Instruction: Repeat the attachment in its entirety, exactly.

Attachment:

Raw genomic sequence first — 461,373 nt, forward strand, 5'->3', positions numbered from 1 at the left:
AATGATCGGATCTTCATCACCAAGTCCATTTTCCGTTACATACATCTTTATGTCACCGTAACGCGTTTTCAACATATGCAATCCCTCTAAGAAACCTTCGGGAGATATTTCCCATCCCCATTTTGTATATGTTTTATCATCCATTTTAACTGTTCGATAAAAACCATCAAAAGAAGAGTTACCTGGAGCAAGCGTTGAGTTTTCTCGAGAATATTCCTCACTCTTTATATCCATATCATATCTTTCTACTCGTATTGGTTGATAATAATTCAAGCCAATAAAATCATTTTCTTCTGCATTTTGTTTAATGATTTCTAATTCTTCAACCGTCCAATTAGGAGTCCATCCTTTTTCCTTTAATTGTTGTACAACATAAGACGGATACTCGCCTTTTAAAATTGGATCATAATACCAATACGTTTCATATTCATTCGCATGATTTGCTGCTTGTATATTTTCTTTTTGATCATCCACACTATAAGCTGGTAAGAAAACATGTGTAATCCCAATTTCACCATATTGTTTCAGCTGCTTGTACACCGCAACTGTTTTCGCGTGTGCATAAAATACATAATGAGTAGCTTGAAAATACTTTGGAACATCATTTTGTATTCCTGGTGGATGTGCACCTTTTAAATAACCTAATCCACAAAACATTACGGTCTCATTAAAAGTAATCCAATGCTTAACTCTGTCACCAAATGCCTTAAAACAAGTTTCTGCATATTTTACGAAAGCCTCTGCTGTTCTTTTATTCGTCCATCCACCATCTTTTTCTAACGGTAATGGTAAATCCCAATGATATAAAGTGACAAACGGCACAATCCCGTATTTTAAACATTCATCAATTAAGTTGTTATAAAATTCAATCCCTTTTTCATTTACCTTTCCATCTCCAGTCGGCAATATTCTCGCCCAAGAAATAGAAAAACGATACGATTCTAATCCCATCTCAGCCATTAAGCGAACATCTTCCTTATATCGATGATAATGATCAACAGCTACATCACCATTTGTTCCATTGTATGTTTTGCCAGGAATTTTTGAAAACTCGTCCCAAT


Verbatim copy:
Raw genomic sequence first — 461,373 nt, forward strand, 5'->3', positions numbered from 1 at the left:
AATGATCGGATCTTCATCACCAAGTCCATTTTCCGTTACATACATCTTTATGTCACCGTAACGCGTTTTCAACATATGCAATCCCTCTAAGAAACCTTCGGGAGATATTTCCCATCCCCATTTTGTATATGTTTTATCATCCATTTTAACTGTTCGATAAAAACCATCAAAAGAAGAGTTACCTGGAGCAAGCGTTGAGTTTTCTCGAGAATATTCCTCACTCTTTATATCCATATCATATCTTTCTACTCGTATTGGTTGATAATAATTCAAGCCAATAAAATCATTTTCTTCTGCATTTTGTTTAATGATTTCTAATTCTTCAACCGTCCAATTAGGAGTCCATCCTTTTTCCTTTAATTGTTGTACAACATAAGACGGATACTCGCCTTTTAAAATTGGATCATAATACCAATACGTTTCATATTCATTCGCATGATTTGCTGCTTGTATATTTTCTTTTTGATCATCCACACTATAAGCTGGTAAGAAAACATGTGTAATCCCAATTTCACCATATTGTTTCAGCTGCTTGTACACCGCAACTGTTTTCGCGTGTGCATAAAATACATAATGAGTAGCTTGAAAATACTTTGGAACATCATTTTGTATTCCTGGTGGATGTGCACCTTTTAAATAACCTAATCCACAAAACATTACGGTCTCATTAAAAGTAATCCAATGCTTAACTCTGTCACCAAATGCCTTAAAACAAGTTTCTGCATATTTTACGAAAGCCTCTGCTGTTCTTTTATTCGTCCATCCACCATCTTTTTCTAACGGTAATGGTAAATCCCAATGATATAAAGTGACAAACGGCACAATCCCGTATTTTAAACATTCATCAATTAAGTTGTTATAAAATTCAATCCCTTTTTCATTTACCTTTCCATCTCCAGTCGGCAATATTCTCGCCCAAGAAATAGAAAAACGATACGATTCTAATCCCATCTCAGCCATTAAGCGAACATCTTCCTTATATCGATGATAATGATCAACAGCTACATCACCATTTGTTCCATTGTATGTTTTGCCAGGAATTTTTGAAAACTCGTCCCAAT